+ Nuclear power plants, to expand electricity generation

 

+ Mass transit systems, especially where the increase in land values this will bring can be monetised or taxed and used to pay for the investments (this is what is done by Hong Kong's MTR). New lines can be built on top of existing highways, with the increase in land values from the mass transit line tapped to help pay for the system.

 

+ Changes in zoning laws, to allow mixed use property development along New Urbanist principles. This will cut down on driving distances and create communities permitting ease of walking rather than than the exitinmg system that wants to cater to "happy cars" left sitting in parking lots, as people walk huge distances from car to store. These could be much better designed and linked in with new mass transit,so many shoppers arrive without automobiles.

 

How will we pay for it? Part of the answer may be staring us in the face. The drop in oil may in fact create an opportunity, America could wake up, and understand that its long romance with the automobile has now become very destructive, and is now like an affair with a high spending lover, who keeps emptying out our wallets, and is doing little of value in return. To create the right incentives to downsize oil use, we should begin to tax gasoline at a higher rate, and also put a higher tax on gas-guzzling automobiles. The money so raised can be recycled back into projects (such as those above) that will reduce dependence on foreign oil.

 

The next few years will not be easy. America has become too dependent on foreign oil and on foreign capital. It has not helped that much of the foreign capital borrowed through complex financing arrangements, like mortgage-backed bonds, was wasted on building energy inefficient homes in the stranded suburbs. We must get both financing and spending right in the future. Dismantling an over-large investment banking industry is a good thing, fewer toxic financings will be done, and a smaller banking industry can once again become a servant to the larger economy, rather than its master. We certainly need more enlightened political leadership, some intelligent forward planning, and good policy, rather than unregulated and out-of-control markets. If American is going to spend tax payer money to create jobs, it had better do it in a way that will make the economy more productive (to provide a return on funds invested), and also less dependent on foreign oil.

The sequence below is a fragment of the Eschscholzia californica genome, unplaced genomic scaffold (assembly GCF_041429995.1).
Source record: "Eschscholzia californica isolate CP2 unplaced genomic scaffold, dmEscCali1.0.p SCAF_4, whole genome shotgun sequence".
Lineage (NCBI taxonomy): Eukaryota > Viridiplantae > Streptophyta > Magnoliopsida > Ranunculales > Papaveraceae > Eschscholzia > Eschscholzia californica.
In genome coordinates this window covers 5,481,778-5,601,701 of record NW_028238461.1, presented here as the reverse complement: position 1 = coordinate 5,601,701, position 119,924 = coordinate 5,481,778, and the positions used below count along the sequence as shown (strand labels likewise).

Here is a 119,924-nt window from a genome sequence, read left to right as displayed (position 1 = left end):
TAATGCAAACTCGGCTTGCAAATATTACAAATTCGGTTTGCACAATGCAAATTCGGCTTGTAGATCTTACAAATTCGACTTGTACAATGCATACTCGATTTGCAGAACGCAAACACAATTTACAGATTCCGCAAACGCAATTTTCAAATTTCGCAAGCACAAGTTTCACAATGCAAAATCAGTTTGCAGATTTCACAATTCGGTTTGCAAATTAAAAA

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Eric Janszen at iTulip has spoken about his "Ka-Poom" concept - where America first faces a deflationary collapse, and then to avoid it, moves into a reflationary high-drive. That may well be where we are now, on the virge of a new round of investments, to try to pull the economy out of a recession. Janszen believes this will involve creating another boom in infrastructure spending. And I do think this is possible. However, it is essential that leaders, and the new president in particular, pay attention to America's exaggerated suburban living arrangement with its huge vulnerability to high oil prices. Investments that are made are made with the twin objective of creating sound jobs, and of reducing America's consumption of imported oil will be the best ones.

 

(Eric Janszen is the founder and president of iTulip, Inc. He formerly served as managing director of the venture firm Osborn Capital, CEO of AutoCell, Inc)

 

October 11, 2008, iTulip

Central bank intervention and inflation: One thing leads to another